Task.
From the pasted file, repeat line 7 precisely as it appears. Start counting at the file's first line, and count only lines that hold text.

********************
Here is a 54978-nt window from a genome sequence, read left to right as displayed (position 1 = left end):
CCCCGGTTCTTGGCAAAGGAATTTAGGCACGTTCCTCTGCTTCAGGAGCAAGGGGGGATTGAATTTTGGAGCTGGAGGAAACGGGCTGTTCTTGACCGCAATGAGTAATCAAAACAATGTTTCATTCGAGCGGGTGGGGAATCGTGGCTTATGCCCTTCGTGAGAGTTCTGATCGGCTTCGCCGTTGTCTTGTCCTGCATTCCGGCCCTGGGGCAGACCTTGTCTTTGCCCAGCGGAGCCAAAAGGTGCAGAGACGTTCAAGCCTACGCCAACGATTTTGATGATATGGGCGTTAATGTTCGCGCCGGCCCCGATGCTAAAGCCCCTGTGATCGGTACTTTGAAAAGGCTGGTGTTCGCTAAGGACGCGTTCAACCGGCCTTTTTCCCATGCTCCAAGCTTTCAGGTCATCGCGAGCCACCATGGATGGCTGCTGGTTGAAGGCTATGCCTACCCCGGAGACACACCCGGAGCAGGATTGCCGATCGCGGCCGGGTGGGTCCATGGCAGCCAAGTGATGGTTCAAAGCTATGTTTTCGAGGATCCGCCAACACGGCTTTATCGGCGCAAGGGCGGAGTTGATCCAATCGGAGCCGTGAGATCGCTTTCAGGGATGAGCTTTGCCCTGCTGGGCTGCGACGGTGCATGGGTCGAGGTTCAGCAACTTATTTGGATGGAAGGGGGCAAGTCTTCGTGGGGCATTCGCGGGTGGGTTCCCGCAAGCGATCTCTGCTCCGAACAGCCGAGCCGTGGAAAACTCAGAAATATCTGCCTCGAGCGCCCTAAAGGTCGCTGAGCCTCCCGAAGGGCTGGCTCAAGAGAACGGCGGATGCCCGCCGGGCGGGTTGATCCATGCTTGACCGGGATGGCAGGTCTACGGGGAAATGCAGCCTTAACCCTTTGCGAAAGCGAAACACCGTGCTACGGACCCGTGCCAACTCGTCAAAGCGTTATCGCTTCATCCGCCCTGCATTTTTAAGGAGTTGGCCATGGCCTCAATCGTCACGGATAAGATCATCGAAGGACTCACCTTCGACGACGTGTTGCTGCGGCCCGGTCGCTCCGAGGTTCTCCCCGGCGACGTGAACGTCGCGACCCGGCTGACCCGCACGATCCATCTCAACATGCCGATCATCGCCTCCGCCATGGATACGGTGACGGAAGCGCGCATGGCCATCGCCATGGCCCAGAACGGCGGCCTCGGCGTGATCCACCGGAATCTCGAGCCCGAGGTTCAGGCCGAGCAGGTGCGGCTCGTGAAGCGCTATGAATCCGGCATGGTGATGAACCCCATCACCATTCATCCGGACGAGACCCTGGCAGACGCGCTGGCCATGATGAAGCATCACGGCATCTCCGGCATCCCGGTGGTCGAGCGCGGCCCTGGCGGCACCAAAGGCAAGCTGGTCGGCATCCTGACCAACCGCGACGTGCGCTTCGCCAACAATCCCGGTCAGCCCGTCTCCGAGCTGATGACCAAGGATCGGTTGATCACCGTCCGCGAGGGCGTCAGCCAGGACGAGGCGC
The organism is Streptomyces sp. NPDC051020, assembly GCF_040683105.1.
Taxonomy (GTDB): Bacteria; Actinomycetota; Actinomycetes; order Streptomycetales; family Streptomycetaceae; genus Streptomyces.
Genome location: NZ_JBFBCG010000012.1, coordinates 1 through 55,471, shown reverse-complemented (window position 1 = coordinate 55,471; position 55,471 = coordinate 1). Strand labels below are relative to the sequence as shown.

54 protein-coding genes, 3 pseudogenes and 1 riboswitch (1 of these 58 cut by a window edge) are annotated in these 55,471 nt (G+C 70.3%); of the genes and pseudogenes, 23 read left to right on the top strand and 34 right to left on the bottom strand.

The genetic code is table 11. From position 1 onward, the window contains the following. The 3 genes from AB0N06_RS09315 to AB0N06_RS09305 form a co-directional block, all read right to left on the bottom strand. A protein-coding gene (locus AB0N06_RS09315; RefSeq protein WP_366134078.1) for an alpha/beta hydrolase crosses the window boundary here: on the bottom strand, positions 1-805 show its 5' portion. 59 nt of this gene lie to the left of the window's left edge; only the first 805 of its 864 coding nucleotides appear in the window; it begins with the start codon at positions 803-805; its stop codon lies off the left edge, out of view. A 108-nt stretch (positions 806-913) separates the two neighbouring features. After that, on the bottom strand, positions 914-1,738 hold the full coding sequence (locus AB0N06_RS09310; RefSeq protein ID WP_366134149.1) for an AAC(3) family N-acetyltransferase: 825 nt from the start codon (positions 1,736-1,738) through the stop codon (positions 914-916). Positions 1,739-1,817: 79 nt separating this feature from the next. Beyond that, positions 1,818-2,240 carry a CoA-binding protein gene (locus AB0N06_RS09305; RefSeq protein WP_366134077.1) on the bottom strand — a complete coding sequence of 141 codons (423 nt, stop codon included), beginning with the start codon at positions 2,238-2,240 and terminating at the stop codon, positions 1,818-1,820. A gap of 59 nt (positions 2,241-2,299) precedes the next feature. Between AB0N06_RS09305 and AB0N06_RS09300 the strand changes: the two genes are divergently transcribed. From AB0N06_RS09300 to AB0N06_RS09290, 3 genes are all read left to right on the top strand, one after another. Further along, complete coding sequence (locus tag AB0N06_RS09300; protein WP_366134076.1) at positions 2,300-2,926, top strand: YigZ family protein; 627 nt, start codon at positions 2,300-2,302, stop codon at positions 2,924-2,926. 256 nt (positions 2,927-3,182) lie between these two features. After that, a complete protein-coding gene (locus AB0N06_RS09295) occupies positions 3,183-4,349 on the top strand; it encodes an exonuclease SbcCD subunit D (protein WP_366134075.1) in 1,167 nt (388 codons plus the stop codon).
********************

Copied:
The genetic code is table 11. From position 1 onward, the window contains the following. The 3 genes from AB0N06_RS09315 to AB0N06_RS09305 form a co-directional block, all read right to left on the bottom strand. A protein-coding gene (locus AB0N06_RS09315; RefSeq protein WP_366134078.1) for an alpha/beta hydrolase crosses the window boundary here: on the bottom strand, positions 1-805 show its 5' portion. 59 nt of this gene lie to the left of the window's left edge; only the first 805 of its 864 coding nucleotides appear in the window; it begins with the start codon at positions 803-805; its stop codon lies off the left edge, out of view. A 108-nt stretch (positions 806-913) separates the two neighbouring features. After that, on the bottom strand, positions 914-1,738 hold the full coding sequence (locus AB0N06_RS09310; RefSeq protein ID WP_366134149.1) for an AAC(3) family N-acetyltransferase: 825 nt from the start codon (positions 1,736-1,738) through the stop codon (positions 914-916). Positions 1,739-1,817: 79 nt separating this feature from the next. Beyond that, positions 1,818-2,240 carry a CoA-binding protein gene (locus AB0N06_RS09305; RefSeq protein WP_366134077.1) on the bottom strand — a complete coding sequence of 141 codons (423 nt, stop codon included), beginning with the start codon at positions 2,238-2,240 and terminating at the stop codon, positions 1,818-1,820. A gap of 59 nt (positions 2,241-2,299) precedes the next feature. Between AB0N06_RS09305 and AB0N06_RS09300 the strand changes: the two genes are divergently transcribed. From AB0N06_RS09300 to AB0N06_RS09290, 3 genes are all read left to right on the top strand, one after another. Further along, complete coding sequence (locus tag AB0N06_RS09300; protein WP_366134076.1) at positions 2,300-2,926, top strand: YigZ family protein; 627 nt, start codon at positions 2,300-2,302, stop codon at positions 2,924-2,926. 256 nt (positions 2,927-3,182) lie between these two features. After that, a complete protein-coding gene (locus AB0N06_RS09295) occupies positions 3,183-4,349 on the top strand; it encodes an exonuclease SbcCD subunit D (protein WP_366134075.1) in 1,167 nt (388 codons plus the stop codon).